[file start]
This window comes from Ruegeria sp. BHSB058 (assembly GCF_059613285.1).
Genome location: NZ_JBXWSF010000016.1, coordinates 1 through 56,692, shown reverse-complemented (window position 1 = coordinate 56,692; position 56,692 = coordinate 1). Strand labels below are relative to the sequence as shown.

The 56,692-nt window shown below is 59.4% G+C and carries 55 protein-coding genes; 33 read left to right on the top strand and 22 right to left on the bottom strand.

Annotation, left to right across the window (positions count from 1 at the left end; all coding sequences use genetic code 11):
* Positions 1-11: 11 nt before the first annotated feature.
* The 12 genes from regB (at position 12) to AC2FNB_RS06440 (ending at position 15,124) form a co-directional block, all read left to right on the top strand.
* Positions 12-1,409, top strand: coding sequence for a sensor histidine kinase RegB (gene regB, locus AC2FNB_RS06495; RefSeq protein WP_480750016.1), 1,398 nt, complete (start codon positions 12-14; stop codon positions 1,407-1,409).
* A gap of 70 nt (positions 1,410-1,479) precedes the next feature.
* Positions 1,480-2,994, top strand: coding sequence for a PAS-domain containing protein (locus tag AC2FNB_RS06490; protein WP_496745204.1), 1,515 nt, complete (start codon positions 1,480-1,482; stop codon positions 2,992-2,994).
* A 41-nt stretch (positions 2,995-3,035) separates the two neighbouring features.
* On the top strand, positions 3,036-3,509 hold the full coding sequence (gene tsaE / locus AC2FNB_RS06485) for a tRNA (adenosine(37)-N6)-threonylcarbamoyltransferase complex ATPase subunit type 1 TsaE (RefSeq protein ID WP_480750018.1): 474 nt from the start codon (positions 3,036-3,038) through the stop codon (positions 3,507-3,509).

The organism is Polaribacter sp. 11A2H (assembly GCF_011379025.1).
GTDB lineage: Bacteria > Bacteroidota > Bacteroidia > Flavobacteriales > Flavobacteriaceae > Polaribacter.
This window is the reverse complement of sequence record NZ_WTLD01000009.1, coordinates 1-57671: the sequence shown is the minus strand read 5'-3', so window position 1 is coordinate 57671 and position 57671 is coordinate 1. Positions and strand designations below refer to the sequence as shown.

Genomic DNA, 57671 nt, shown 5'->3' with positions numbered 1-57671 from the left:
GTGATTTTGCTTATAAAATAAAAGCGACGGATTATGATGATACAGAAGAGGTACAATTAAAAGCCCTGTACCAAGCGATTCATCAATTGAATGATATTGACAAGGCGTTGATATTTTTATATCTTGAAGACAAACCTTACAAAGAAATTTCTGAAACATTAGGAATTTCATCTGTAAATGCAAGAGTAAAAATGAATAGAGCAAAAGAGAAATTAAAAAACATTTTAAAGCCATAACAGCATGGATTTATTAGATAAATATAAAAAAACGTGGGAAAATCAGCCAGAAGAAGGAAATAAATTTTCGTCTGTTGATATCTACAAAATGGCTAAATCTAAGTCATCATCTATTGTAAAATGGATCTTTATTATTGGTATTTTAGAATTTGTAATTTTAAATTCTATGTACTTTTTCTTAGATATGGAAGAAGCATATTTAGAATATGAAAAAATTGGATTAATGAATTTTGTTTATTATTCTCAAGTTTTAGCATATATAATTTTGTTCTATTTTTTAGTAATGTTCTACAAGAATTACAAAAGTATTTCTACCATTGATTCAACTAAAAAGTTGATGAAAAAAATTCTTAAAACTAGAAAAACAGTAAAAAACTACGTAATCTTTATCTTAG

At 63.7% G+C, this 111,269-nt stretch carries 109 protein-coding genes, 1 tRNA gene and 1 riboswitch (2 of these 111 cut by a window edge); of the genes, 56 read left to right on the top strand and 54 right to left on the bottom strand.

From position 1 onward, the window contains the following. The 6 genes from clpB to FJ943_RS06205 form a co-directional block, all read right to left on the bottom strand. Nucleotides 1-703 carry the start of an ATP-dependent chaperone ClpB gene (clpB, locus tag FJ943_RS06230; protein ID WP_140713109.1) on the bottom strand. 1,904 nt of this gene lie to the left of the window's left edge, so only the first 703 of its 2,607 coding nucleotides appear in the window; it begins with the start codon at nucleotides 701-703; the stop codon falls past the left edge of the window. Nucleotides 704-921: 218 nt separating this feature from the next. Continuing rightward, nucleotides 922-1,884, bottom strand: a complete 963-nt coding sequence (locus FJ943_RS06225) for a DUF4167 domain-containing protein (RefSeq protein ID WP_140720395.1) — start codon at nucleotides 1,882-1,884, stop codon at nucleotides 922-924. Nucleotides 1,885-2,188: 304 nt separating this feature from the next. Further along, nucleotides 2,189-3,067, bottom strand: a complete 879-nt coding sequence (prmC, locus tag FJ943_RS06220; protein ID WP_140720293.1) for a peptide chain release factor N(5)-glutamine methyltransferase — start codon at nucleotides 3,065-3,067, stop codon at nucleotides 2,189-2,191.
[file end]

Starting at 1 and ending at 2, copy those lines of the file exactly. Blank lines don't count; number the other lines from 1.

This window comes from Ruegeria sp. BHSB058 (assembly GCF_059613285.1).
Genome location: NZ_JBXWSF010000016.1, coordinates 1 through 56,692, shown reverse-complemented (window position 1 = coordinate 56,692; position 56,692 = coordinate 1). Strand labels below are relative to the sequence as shown.